No second-half question affects the Yankees long-term future quite like this one: Is Jesus Montero’s greatest value as a trade chip or as the future of the Yankees lineup?
In other words, should the Yankees think of Montero as a potential impact hitter in the second half, or should they think of him as the bait that brings an impact hitter — or pitcher — in the second half?
Similar questions could be asked about Manny Banuelos and Dellin Betances, who have clearly set themselves apart as the top two pitching prospects in the system. Andrew Brackman was right there with them for a while, but his season has been a significant disappointment. Montero’s season has been only partially disappointing. He’s gone through stretches of as-expected production, but his .419 slugging percentage is uninspiring. Right now he’s on the disabled list with a sore back.
Russell Martin is an all-star, and the Yankees love him behind the plate, but he hasn’t hit much since the end of April. Francisco Cervelli is hitting just .214 as Martin’s backup. There’s certainly the opportunity for an offensive upgrade behind the plate, and the designated hitter spot could be fairly open next season if not immediately.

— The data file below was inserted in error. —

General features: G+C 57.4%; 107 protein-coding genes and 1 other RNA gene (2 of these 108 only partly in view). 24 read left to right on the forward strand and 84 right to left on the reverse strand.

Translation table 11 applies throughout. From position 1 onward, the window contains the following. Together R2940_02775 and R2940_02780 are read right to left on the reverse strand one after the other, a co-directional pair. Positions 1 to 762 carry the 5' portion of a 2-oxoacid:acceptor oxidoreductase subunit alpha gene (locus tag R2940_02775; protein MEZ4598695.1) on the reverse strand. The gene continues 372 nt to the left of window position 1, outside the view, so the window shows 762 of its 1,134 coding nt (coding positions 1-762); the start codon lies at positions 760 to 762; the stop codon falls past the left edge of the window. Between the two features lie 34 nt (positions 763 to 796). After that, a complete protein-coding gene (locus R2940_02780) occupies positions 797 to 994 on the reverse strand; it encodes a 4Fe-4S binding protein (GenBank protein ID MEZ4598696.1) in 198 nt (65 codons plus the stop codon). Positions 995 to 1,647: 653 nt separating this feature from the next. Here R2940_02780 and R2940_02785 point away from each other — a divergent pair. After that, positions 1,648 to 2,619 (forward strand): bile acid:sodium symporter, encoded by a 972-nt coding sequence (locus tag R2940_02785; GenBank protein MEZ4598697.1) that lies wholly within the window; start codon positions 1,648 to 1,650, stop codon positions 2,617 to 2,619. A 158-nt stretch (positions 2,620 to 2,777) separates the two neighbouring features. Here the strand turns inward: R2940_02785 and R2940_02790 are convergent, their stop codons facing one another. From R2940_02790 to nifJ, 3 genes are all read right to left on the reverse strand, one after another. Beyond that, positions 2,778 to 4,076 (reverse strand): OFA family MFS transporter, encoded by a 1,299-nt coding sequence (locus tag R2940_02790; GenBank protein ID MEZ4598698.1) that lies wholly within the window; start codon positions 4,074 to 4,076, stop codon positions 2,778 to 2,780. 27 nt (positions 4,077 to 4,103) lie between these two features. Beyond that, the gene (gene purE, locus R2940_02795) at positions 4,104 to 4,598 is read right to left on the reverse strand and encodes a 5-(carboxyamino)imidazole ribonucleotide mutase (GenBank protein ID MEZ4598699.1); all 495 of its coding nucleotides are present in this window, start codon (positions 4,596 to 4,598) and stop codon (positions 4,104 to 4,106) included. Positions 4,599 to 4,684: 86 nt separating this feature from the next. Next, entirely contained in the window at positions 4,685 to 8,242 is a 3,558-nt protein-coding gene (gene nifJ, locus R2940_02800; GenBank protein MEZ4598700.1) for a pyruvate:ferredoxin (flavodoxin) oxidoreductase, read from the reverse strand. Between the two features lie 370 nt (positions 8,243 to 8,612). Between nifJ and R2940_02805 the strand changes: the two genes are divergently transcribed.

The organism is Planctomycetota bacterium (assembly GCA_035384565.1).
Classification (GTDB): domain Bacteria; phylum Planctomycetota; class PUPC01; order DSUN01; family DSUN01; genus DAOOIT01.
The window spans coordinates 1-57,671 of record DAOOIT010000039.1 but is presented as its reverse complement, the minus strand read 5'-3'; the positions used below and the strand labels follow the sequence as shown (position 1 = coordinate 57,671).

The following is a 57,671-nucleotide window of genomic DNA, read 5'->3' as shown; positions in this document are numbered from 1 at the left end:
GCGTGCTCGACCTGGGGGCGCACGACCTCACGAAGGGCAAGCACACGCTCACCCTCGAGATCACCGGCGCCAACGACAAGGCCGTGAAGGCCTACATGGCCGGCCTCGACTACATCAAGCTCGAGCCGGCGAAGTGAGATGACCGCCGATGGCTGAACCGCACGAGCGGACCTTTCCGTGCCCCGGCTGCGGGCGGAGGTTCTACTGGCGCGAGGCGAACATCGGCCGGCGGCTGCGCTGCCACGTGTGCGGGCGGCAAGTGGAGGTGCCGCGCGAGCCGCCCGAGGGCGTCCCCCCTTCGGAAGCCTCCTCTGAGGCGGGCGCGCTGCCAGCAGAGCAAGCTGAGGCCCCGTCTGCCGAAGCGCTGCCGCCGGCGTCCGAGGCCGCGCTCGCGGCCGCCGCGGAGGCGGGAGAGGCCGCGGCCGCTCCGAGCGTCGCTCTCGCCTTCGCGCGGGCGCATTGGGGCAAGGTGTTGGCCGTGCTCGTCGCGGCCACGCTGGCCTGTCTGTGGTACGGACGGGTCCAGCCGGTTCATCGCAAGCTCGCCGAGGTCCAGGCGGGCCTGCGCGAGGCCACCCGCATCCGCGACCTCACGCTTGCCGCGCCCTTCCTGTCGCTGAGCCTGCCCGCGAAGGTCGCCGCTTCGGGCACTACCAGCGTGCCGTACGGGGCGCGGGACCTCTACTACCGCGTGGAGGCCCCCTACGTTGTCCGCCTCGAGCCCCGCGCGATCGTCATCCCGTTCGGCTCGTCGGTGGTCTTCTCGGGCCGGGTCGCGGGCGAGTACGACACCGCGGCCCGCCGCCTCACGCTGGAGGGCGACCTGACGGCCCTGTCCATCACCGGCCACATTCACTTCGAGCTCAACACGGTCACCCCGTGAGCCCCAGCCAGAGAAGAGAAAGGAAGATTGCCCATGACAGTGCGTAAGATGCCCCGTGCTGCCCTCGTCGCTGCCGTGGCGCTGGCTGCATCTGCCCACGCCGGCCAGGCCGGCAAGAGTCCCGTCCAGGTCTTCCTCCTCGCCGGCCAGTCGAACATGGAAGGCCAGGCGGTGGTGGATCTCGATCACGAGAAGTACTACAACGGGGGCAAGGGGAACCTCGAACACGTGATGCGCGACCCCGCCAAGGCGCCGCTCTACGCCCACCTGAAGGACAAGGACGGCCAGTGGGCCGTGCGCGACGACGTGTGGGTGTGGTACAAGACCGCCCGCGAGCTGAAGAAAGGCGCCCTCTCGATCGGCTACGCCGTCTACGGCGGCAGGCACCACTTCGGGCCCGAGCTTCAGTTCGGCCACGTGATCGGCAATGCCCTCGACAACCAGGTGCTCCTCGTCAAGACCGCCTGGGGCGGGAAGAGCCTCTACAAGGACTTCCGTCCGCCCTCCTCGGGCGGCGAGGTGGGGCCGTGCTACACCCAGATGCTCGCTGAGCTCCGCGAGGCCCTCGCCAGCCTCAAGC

It’s certainly possible to envision a big league role for Montero sooner rather than later. It’s also possible to envision a significant trade target with Montero as the asking price.
If the Yankees still believe in Montero but don’t think he’s quite ready, then it’s worth keeping him in Triple-A and postponing the question and its inevitable answer. But if the Yankees have made up their mind one way or the other, Montero could be an immediate help. The only question is how to use him.
Associated Press photo